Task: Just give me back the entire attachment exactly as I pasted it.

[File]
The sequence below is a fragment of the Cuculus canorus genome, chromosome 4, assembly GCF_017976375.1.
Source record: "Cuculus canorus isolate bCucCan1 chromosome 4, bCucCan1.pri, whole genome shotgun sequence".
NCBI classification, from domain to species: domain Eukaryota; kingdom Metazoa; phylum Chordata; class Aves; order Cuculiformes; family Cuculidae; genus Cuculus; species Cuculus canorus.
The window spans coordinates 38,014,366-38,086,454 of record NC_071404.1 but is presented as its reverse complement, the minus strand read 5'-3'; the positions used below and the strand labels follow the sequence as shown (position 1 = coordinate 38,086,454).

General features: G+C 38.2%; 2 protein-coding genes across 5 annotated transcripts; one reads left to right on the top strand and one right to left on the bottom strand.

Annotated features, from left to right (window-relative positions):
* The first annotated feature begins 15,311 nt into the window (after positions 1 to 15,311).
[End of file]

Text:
The sequence below is a fragment of the Cuculus canorus genome, chromosome 4, assembly GCF_017976375.1.
Source record: "Cuculus canorus isolate bCucCan1 chromosome 4, bCucCan1.pri, whole genome shotgun sequence".
NCBI classification, from domain to species: domain Eukaryota; kingdom Metazoa; phylum Chordata; class Aves; order Cuculiformes; family Cuculidae; genus Cuculus; species Cuculus canorus.
The window spans coordinates 38,014,366-38,086,454 of record NC_071404.1 but is presented as its reverse complement, the minus strand read 5'-3'; the positions used below and the strand labels follow the sequence as shown (position 1 = coordinate 38,086,454).

General features: G+C 38.2%; 2 protein-coding genes across 5 annotated transcripts; one reads left to right on the top strand and one right to left on the bottom strand.

Annotated features, from left to right (window-relative positions):
* The first annotated feature begins 15,311 nt into the window (after positions 1 to 15,311).